19 CAMEX meeting, used in part to prepare for the WTO quad
(US, EU, Brazil, India) meeting in Paris September 22-23,
listened to criticism of the proposal from representatives
of the private sector, and received studies done by the
Institute of Applied Economic Research (Ipea) and the
Brazilian Agency for Industrial Development (Abdi), which
predict decimation of certain industrial sectors under
Finance's proposal. The powerful CUT labor union argued for
slower liberalization citing a study by Unicamp (University
Campinas) that links protection, with government support for
modernization, to increased productivity. However, while
not supporting such an aggressive opening as advocated in
Finance's proposal, Soraya Rosar of the National
Confederation of Industries (CNI) told reporters that her
organization could accept use of a simple Swiss formula,
depending on the coefficient used.

9. (U) Despite the outcry over Finance's proposal, CAMEX
ministers did not discard it; a final decision has been
postponed to allow for further analysis of the proposals and
consultation with the private sector, as well as to enable
Ministers to better assess the overall DDA negotiating
environment. Brazil would have to consult with its Mercosul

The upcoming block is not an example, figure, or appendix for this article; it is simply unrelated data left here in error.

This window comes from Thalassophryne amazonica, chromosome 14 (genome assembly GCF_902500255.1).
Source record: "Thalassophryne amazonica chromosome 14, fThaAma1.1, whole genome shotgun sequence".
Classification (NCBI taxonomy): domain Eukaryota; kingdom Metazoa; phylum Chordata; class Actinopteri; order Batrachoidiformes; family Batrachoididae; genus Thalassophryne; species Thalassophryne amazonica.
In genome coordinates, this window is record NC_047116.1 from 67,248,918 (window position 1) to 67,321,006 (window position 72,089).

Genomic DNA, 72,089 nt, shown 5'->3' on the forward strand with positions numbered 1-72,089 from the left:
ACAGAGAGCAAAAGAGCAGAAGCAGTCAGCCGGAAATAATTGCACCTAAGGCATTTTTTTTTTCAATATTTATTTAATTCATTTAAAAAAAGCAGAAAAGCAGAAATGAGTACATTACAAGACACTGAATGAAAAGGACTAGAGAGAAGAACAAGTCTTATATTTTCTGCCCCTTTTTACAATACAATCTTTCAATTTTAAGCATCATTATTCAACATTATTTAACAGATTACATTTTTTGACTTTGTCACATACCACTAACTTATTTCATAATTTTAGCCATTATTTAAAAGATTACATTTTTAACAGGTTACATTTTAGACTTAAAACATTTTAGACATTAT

partners before offering specific tariff concessions and
would likely consult with its G-20 partners as well.

10. (SBU) While some local commentators argue that Brazil
needs to make a bold gesture in NAMA negotiations in order
to pressure the EU and US into wanted concessions in
agriculture, statements by Foreign Ministry officials
suggest an entrenched reluctance to signal any flexibility
in NAMA without first obtaining sufficient concrete advances
in agriculture. Maia confirmed as much, saying the Foreign
Ministry had prevailed in maintaining instructions for its
NAMA negotiators on both support for the ABI proposal and
for conditioning movement in NAMA on advances in

11. (SBU) In discussing the predicament of a limbo in which
all sides are waiting for others to expose their potential
for concessions, Maia implied, what negotiators had feared,
that the Finance proposal provides some insight into
Brazil's bottom line. Maia phrased it as follows: it's
reasonable to conclude that the powerful and technically
competent Finance Ministry would not have produced a
proposal without having a good idea of what is possible.
But, according to Maia, the proposal generated such a strong
reaction because it is too extreme in applying an aggressive
formula across the entire range of industrial products
without incorporating sufficient flexibilities. She added,
however, that one very positive outcome of the debate over
Finance's proposal had been a clarification of the country's


12. (SBU) Although it is unlikely the Finance Ministry's
market access proposal will be adopted as is, it may at
least pull Brazil's final position toward one of greater
market opening. By providing the GoB with a ready analysis
of the implications of using a simple Swiss formula (with at
least with one coefficient), the Finance Ministry proposal
also may prove useful in lowering the barrier to an eventual
acceptance by the GoB of this methodology.